CBD works in the body in other ways, too. Like all cannabinoids, CBD produces effects in the body by attaching to certain receptors. The human body produces certain cannabinoids on its own, and responds to external cannabinoids like the cannabinoids found in the cannabis plant. CBD affects the body’s human nervous system and endogenous cannabinoid systems, known as the endocannabinoid system, which nature built for us to process CBD.
CBD works with the body’s endocannabinoid system
The endocannabinoid system is named for the plant that led to its discovery is considered the body’s great regulator, a physiologic system which establishes and regulates health. The system was discovered in the early 1990s by scientists who discovered naturally occurring neurotransmitters in the brain called endocannabinoids.
Endocannabinoids and their receptors are found throughout the body: in the brain, organs, connective tissues, glands and immune cells. The endocannabinoid system is the most widespread receptor system in the human body, according to the CBD Project, and contains three parts: cannabinoid receptors; compounds called endocannabinoids; and the enzymes that make and break down the endocannabinoids.
The body has special receptors for cannabinoids, called the CB1 receptors and CB2 receptors, located in the brain and the body:
- CB1 receptors in the brain manage coordination and movement, pain, emotions, and mood, thinking, appetite, and memories, and other functions.
- CB2 receptors, more common to the immune system, affect inflammation and pain.
Medical News Today reports that researchers once believed that CBD attaches to these CB2 receptors, but it now appears that CBD does not attach directly to either receptor. Instead, it seems to direct the body to use more of its own cannabinoids.
CBD can also increase the amount of anandamide in the body, according to CBD Oil Review. Known as the “bliss molecule,” anandamide works with the CB1 receptors to play a role in the neural generation of pleasure and motivation. According to CBD Oil Review: “Because CBD stimulates the endocannabinoid system, it helps to promote homeostasis in the body, reducing the sensation of pain and inhibiting inflammation.”
Are CBD products legal in the U.S.?
For the most part, yes, but the law is contradictory. Hemp was federally legalized in 2018. Yet CBD is still federally prohibited. As CBD Origin puts it “The legality of CBD can vary from state to state and federally, but in general, one of the determining factors is whether the CBD is derived from hemp or marijuana.”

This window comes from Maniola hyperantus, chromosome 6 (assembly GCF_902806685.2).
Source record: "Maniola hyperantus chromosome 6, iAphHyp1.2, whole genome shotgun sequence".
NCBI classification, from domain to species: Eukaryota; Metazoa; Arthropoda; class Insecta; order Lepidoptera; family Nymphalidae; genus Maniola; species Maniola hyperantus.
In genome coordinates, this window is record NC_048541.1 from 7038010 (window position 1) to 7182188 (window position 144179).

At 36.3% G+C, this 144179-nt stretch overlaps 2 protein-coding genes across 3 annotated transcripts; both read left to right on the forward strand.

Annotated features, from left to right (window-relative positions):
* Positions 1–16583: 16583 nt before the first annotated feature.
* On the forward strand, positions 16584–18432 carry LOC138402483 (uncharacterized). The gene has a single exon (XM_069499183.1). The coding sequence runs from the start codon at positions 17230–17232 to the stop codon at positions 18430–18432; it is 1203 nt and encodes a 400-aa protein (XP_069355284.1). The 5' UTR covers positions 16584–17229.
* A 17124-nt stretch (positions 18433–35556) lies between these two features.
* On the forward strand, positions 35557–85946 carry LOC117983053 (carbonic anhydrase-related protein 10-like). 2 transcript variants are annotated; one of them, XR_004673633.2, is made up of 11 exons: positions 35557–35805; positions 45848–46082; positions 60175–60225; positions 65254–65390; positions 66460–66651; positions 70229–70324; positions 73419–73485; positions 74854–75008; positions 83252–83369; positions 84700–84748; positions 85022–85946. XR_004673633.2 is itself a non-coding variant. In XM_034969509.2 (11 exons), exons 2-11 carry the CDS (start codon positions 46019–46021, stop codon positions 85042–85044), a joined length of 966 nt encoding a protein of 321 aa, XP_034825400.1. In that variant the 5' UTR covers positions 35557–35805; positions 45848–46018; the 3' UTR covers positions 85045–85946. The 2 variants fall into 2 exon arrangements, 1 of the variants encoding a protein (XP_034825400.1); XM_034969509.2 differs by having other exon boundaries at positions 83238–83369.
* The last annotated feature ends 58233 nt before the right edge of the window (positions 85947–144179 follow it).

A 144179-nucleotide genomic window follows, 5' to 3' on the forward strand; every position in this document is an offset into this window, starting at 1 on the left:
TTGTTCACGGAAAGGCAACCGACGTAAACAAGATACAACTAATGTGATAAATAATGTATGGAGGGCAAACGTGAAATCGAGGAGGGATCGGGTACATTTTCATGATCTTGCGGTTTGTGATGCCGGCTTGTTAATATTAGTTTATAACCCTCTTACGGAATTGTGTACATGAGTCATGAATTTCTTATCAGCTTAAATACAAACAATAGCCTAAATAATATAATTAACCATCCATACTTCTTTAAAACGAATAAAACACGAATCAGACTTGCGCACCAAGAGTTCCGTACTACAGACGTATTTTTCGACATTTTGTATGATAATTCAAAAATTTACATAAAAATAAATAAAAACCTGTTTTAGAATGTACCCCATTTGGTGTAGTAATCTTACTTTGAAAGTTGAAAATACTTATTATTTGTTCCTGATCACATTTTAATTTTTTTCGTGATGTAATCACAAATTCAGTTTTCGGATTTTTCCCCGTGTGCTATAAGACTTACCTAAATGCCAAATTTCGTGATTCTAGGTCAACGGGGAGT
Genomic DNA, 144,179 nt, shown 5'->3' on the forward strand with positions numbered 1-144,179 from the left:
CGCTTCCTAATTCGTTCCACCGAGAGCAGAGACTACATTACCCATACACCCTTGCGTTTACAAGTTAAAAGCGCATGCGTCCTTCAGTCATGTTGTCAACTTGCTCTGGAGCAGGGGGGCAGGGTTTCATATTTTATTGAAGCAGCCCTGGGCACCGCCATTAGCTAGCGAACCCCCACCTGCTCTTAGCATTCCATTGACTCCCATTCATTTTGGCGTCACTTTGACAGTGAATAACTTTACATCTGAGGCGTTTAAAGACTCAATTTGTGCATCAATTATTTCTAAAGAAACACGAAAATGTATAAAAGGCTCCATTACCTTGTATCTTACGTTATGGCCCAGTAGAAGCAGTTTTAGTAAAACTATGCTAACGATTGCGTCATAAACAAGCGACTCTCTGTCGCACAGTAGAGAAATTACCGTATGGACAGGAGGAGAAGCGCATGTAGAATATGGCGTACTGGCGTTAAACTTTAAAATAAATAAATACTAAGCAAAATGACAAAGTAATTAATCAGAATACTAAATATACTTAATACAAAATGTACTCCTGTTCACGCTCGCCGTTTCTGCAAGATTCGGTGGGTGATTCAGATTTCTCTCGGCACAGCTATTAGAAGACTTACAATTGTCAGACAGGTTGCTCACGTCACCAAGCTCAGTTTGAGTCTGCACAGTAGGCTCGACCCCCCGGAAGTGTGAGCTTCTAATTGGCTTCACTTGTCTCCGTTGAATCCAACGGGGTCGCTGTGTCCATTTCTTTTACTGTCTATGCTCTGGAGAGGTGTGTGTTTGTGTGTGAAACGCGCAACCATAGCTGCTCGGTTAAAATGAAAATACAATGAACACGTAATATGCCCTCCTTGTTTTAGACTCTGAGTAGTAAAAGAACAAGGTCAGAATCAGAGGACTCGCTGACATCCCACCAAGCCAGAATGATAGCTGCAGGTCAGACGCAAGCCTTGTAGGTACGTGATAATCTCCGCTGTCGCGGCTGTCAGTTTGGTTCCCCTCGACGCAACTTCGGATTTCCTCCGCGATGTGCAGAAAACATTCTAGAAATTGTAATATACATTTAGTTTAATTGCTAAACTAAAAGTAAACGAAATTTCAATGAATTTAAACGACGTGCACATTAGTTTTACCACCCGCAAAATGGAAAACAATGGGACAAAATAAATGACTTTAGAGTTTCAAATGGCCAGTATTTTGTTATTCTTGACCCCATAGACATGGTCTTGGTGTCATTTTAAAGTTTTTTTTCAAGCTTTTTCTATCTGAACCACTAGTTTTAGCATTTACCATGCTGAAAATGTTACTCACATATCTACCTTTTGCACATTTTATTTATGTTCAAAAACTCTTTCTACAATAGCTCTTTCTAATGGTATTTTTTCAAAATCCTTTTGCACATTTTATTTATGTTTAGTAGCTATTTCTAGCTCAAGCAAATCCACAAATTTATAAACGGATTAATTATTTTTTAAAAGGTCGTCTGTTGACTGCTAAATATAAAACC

Technically, the FDA considers CBD a drug and doesn’t allow the sale of CBD-laced products. CBD products are considered a controlled substance by the U.S. Drug Enforcement Administration (DEA) with few exceptions. Last year, the DEA re-classified an FDA-approved epilepsy drug containing CBD oil and THC at no more than .01 percent, to schedule V, the least restrictive category of the Controlled Substances Act.
But don’t let federal restrictions limit you in trying the products: reports indicate that federal investigations of individual CBD consumption is unlikely to become a priority.
Authorized medical use of marijuana is currently legal in more than 40 states, primarily for a limited amount of medical conditions. For example, in Minnesota, where approved medical marijuana use is allowed, some are prescribed marijuana for pain, PTSD and muscle spasms, among other health conditions.
Since there is little hemp and CBD industry regulation, take this information with caution and start with small amounts when you try hemp and CBD-related products.
Additional resources used in this report include various articles at these media outlets:
CBD Oil Review
Medical News Today
National Institutes of Health
National Law Review
Oprah magazine, “The Curious Woman’s Guide to Cannabis,” Rachel Jacoby Zoldan, April 2019.
Star Tribune, “CBD, a cannabis compounds, is hot for the holidays, and in everything from gumdrops to bath bombs,” Erica Pearson, December 19, 2018; “CBD sales take off, outracing the science,”, Jeremy Olson, April 7, 2019.